National Radiation Exercise
26 November 2018
On Sunday, 25th November 2018 Civil Defence exercised its response to a potential nuclear fallout hitting these shores as a result of a nuclear industrial accident abroad. The exercise required the activation of every Civil Defence radiation monitoring team across the country.
The exercise commenced with the issuing of a message from national headquarters to all Civil Defence Officers at local authority level. The message informed the Civil Defence Officer that the EPA Radiation Section (RPII) had requested Civil Defence to activate its Radiation Monitoring Service due to potential fallout from an overseas Nuclear Industrial Accident impacting on Ireland. The Civil Defence Officers were then requested to activate their Radiation Monitoring Teams and standby for deployment. Details of sampling locations followed approximately 30 minutes later. The initial message issued at 8 am. By 9.30 am, 31 Civil Defence radiation monitoring teams mobilised to specific locations to carry out grass, soil and background radiation sampling in an attempt to identify the severity and extent of the fallout area. Once the samples were taken the background radiation readings were relayed to the Civil Defence national control room across multiple communications platforms operated by Civil Defence. The results were collated by communications controllers and provided to the environmental protection agency’s radiation section. All of the physical samples, which were taken by field monitoring teams, were then sent to regional hubs and from there the samples were transported to the Phoenix Training Centre in the Phoenix Park. The majority of the samples were received in Dublin by 6.30 pm. The samples came from as far as Skibbereen in West Cork and Stranorlar in Donegal.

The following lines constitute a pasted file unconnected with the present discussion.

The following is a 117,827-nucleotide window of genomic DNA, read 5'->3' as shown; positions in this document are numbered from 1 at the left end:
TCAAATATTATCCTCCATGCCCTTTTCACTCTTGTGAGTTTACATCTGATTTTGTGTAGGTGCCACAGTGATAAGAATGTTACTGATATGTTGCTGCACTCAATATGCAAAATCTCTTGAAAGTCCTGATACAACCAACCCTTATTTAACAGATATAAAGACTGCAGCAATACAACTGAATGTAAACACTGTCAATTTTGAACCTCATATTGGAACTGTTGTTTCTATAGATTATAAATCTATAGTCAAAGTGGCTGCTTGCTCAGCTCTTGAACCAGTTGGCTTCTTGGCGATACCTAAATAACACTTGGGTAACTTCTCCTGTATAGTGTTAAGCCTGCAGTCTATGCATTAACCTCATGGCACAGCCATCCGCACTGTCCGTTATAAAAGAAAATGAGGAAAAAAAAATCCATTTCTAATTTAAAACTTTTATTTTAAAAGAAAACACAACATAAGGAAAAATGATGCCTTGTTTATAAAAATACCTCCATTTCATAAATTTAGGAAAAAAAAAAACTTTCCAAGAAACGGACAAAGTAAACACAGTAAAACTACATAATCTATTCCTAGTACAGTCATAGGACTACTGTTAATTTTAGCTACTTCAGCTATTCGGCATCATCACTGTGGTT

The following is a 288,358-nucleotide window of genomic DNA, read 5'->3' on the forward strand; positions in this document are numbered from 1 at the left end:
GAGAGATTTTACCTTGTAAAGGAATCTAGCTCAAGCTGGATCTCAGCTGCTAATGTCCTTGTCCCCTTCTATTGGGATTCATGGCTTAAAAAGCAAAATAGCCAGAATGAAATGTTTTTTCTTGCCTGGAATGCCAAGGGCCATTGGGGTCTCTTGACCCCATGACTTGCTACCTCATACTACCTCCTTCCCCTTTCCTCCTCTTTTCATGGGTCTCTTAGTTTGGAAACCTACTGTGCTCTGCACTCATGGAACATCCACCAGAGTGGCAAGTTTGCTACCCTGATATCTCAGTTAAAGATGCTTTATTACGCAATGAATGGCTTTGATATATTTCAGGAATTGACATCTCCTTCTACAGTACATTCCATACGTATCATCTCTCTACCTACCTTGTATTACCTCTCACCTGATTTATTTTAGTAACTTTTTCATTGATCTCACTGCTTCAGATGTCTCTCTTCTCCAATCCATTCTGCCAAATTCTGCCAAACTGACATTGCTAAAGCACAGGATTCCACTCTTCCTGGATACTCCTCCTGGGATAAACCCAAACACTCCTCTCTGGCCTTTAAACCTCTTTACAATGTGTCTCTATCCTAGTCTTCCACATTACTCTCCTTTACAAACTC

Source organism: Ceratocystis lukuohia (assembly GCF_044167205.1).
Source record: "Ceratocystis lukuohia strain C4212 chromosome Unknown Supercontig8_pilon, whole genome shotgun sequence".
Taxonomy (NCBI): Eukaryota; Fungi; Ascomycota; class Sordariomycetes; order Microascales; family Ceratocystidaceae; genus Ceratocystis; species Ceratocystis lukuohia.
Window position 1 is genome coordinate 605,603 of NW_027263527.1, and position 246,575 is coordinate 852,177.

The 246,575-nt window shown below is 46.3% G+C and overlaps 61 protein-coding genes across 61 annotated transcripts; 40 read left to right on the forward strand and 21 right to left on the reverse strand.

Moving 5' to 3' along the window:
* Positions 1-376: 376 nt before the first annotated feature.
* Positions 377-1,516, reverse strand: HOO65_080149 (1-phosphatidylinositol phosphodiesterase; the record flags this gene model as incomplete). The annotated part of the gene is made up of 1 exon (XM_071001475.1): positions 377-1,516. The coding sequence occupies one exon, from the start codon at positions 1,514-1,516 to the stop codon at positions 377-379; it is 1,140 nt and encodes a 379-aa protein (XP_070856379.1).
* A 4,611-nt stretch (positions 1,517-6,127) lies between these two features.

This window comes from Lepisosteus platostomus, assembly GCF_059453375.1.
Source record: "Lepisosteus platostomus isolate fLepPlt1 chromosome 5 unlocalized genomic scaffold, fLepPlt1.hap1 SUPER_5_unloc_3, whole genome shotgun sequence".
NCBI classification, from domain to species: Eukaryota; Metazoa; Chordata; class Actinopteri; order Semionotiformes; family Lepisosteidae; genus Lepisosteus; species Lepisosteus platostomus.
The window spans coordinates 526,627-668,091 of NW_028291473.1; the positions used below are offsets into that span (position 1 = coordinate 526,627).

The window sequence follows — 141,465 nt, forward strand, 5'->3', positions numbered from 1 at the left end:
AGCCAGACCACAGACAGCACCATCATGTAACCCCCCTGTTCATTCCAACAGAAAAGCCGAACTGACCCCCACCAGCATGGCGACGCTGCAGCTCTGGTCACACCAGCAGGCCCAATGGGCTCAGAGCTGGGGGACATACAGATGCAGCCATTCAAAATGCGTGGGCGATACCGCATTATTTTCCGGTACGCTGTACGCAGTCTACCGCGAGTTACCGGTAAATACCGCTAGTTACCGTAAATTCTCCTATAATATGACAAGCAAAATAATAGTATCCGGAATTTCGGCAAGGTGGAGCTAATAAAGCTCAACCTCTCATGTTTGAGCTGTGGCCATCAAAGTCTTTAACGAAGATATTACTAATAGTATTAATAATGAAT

The scale of the response from Civil Defence volunteers is demonstrated in the logistics and timing of the response. From the initial warning received at 8.30 am to full deployment at 9.30 am every County was sampled for soil, grass, and background radiation by 12.10 pm. Following on from the taking of samples all the material had to be transported to Dublin with all physical samples being received by 6.30 pm. In the event of a real emergency the data from this type of sampling will contribute to critical decision-making at national level to ensure appropriate responses are put in place for the protection of the public.
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